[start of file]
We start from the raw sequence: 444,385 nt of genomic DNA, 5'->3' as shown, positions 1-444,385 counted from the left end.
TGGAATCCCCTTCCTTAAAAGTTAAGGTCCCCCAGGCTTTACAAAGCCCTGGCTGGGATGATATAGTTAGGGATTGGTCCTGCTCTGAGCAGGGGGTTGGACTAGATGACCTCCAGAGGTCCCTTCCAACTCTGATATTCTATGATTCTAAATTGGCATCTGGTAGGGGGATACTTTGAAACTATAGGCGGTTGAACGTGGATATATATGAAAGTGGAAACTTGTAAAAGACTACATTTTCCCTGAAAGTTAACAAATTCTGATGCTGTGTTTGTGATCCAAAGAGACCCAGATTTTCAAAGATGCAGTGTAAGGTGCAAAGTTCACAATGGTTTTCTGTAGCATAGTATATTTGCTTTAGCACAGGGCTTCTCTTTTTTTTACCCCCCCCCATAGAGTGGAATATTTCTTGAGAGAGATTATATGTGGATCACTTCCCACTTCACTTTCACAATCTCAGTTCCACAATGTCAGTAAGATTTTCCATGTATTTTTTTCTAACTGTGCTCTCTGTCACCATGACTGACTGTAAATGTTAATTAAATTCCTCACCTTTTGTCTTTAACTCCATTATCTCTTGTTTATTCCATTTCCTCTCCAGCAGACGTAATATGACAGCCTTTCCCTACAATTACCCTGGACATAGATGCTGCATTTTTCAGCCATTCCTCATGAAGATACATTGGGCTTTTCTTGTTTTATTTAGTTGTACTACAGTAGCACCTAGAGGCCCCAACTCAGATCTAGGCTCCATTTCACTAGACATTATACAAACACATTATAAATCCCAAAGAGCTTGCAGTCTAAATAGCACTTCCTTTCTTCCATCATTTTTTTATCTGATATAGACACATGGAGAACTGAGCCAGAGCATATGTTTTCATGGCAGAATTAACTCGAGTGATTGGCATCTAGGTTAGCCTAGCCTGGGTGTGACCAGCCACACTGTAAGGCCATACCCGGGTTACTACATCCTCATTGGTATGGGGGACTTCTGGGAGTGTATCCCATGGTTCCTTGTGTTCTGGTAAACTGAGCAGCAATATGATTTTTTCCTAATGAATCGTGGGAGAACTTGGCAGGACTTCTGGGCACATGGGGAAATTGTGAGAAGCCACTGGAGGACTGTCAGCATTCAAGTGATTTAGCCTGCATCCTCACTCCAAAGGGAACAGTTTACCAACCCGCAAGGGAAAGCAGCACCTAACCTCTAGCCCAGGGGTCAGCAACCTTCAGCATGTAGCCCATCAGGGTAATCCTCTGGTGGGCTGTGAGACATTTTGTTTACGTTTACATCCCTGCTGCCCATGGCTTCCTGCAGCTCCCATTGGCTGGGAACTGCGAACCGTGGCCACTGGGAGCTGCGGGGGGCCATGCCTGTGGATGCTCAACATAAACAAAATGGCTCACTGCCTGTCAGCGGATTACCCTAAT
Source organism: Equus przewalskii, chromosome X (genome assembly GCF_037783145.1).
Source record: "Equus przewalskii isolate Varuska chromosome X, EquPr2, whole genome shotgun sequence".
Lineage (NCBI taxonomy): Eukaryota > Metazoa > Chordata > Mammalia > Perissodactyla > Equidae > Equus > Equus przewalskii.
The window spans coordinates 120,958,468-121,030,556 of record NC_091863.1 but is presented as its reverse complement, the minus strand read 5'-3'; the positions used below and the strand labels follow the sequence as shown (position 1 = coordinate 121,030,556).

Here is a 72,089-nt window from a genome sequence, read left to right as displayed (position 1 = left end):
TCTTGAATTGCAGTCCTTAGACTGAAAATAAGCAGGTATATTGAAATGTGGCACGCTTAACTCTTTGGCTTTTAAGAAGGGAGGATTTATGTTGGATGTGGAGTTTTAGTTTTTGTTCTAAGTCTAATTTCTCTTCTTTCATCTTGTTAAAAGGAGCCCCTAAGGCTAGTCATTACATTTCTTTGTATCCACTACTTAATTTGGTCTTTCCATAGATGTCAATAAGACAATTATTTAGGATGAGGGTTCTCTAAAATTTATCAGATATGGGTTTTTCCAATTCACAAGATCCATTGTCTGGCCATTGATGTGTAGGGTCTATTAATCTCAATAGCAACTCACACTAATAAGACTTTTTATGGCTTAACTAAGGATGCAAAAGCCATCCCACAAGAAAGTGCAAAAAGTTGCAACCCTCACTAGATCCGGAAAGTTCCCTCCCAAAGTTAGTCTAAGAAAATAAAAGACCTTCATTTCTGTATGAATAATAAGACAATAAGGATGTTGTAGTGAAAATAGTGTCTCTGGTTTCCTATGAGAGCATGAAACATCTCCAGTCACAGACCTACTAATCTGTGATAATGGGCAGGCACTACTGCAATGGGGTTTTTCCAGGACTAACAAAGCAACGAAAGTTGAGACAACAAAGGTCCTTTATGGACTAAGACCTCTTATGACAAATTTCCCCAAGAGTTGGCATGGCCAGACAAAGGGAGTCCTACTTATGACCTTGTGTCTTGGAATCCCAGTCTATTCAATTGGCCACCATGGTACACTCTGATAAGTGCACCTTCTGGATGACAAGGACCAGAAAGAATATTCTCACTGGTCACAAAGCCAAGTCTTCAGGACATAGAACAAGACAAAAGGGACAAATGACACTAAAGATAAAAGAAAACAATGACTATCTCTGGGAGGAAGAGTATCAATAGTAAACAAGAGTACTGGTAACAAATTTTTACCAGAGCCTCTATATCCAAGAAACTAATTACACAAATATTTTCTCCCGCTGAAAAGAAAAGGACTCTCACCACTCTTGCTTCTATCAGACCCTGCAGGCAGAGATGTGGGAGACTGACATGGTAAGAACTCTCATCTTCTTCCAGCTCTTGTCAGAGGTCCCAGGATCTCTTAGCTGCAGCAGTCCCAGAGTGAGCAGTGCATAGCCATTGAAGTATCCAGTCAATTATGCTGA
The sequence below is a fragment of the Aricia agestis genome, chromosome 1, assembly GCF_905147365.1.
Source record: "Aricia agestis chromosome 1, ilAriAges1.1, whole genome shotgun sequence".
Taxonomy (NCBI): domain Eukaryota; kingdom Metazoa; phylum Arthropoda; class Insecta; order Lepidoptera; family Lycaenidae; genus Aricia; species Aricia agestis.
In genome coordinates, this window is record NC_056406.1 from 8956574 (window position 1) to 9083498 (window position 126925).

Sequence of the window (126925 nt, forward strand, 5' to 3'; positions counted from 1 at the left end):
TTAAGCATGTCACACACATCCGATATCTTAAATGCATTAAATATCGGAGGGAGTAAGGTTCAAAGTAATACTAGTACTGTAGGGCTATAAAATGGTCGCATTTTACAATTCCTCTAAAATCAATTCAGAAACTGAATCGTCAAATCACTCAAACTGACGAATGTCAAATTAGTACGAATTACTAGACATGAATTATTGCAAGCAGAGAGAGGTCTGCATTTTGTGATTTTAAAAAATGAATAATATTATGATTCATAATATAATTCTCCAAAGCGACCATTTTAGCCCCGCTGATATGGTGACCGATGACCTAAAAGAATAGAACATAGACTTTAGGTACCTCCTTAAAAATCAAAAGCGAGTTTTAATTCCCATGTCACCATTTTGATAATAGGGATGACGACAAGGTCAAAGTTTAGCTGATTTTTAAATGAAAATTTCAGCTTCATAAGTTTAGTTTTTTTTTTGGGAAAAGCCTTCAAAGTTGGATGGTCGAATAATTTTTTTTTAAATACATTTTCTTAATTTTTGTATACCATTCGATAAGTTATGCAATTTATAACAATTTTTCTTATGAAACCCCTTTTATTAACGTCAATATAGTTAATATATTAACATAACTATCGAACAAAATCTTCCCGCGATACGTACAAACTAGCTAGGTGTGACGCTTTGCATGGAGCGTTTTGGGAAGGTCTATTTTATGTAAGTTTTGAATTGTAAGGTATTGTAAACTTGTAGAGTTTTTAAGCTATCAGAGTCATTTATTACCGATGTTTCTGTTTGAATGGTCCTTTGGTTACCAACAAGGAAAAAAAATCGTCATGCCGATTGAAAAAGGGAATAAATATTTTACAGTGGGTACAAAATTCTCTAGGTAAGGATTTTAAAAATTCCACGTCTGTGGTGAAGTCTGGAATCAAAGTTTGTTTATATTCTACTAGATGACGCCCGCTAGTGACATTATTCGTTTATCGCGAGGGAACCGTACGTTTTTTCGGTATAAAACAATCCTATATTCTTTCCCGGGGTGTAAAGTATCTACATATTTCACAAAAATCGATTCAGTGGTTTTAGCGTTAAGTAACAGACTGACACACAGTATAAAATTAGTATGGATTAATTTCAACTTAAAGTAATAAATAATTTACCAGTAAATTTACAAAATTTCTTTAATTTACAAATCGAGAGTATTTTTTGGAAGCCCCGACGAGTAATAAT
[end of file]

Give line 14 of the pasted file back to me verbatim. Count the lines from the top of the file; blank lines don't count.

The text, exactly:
TTAAGCATGTCACACACATCCGATATCTTAAATGCATTAAATATCGGAGGGAGTAAGGTTCAAAGTAATACTAGTACTGTAGGGCTATAAAATGGTCGCATTTTACAATTCCTCTAAAATCAATTCAGAAACTGAATCGTCAAATCACTCAAACTGACGAATGTCAAATTAGTACGAATTACTAGACATGAATTATTGCAAGCAGAGAGAGGTCTGCATTTTGTGATTTTAAAAAATGAATAATATTATGATTCATAATATAATTCTCCAAAGCGACCATTTTAGCCCCGCTGATATGGTGACCGATGACCTAAAAGAATAGAACATAGACTTTAGGTACCTCCTTAAAAATCAAAAGCGAGTTTTAATTCCCATGTCACCATTTTGATAATAGGGATGACGACAAGGTCAAAGTTTAGCTGATTTTTAAATGAAAATTTCAGCTTCATAAGTTTAGTTTTTTTTTTGGGAAAAGCCTTCAAAGTTGGATGGTCGAATAATTTTTTTTTAAATACATTTTCTTAATTTTTGTATACCATTCGATAAGTTATGCAATTTATAACAATTTTTCTTATGAAACCCCTTTTATTAACGTCAATATAGTTAATATATTAACATAACTATCGAACAAAATCTTCCCGCGATACGTACAAACTAGCTAGGTGTGACGCTTTGCATGGAGCGTTTTGGGAAGGTCTATTTTATGTAAGTTTTGAATTGTAAGGTATTGTAAACTTGTAGAGTTTTTAAGCTATCAGAGTCATTTATTACCGATGTTTCTGTTTGAATGGTCCTTTGGTTACCAACAAGGAAAAAAAATCGTCATGCCGATTGAAAAAGGGAATAAATATTTTACAGTGGGTACAAAATTCTCTAGGTAAGGATTTTAAAAATTCCACGTCTGTGGTGAAGTCTGGAATCAAAGTTTGTTTATATTCTACTAGATGACGCCCGCTAGTGACATTATTCGTTTATCGCGAGGGAACCGTACGTTTTTTCGGTATAAAACAATCCTATATTCTTTCCCGGGGTGTAAAGTATCTACATATTTCACAAAAATCGATTCAGTGGTTTTAGCGTTAAGTAACAGACTGACACACAGTATAAAATTAGTATGGATTAATTTCAACTTAAAGTAATAAATAATTTACCAGTAAATTTACAAAATTTCTTTAATTTACAAATCGAGAGTATTTTTTGGAAGCCCCGACGAGTAATAAT